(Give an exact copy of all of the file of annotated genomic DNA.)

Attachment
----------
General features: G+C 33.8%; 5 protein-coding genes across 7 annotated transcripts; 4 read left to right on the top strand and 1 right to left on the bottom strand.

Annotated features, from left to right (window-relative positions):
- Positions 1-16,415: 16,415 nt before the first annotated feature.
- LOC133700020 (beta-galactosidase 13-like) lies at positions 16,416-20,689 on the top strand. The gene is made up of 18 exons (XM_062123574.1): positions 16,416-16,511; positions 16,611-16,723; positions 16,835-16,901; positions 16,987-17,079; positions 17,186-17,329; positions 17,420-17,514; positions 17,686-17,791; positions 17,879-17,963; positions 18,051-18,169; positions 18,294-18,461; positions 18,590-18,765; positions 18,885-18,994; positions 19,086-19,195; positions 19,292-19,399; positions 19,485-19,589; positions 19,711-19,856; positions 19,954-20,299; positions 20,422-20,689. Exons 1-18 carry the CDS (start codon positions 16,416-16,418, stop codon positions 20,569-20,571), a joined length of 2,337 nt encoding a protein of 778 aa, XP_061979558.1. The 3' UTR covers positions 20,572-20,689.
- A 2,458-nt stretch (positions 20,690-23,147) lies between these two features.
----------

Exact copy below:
General features: G+C 33.8%; 5 protein-coding genes across 7 annotated transcripts; 4 read left to right on the top strand and 1 right to left on the bottom strand.

Annotated features, from left to right (window-relative positions):
- Positions 1-16,415: 16,415 nt before the first annotated feature.
- LOC133700020 (beta-galactosidase 13-like) lies at positions 16,416-20,689 on the top strand. The gene is made up of 18 exons (XM_062123574.1): positions 16,416-16,511; positions 16,611-16,723; positions 16,835-16,901; positions 16,987-17,079; positions 17,186-17,329; positions 17,420-17,514; positions 17,686-17,791; positions 17,879-17,963; positions 18,051-18,169; positions 18,294-18,461; positions 18,590-18,765; positions 18,885-18,994; positions 19,086-19,195; positions 19,292-19,399; positions 19,485-19,589; positions 19,711-19,856; positions 19,954-20,299; positions 20,422-20,689. Exons 1-18 carry the CDS (start codon positions 16,416-16,418, stop codon positions 20,569-20,571), a joined length of 2,337 nt encoding a protein of 778 aa, XP_061979558.1. The 3' UTR covers positions 20,572-20,689.
- A 2,458-nt stretch (positions 20,690-23,147) lies between these two features.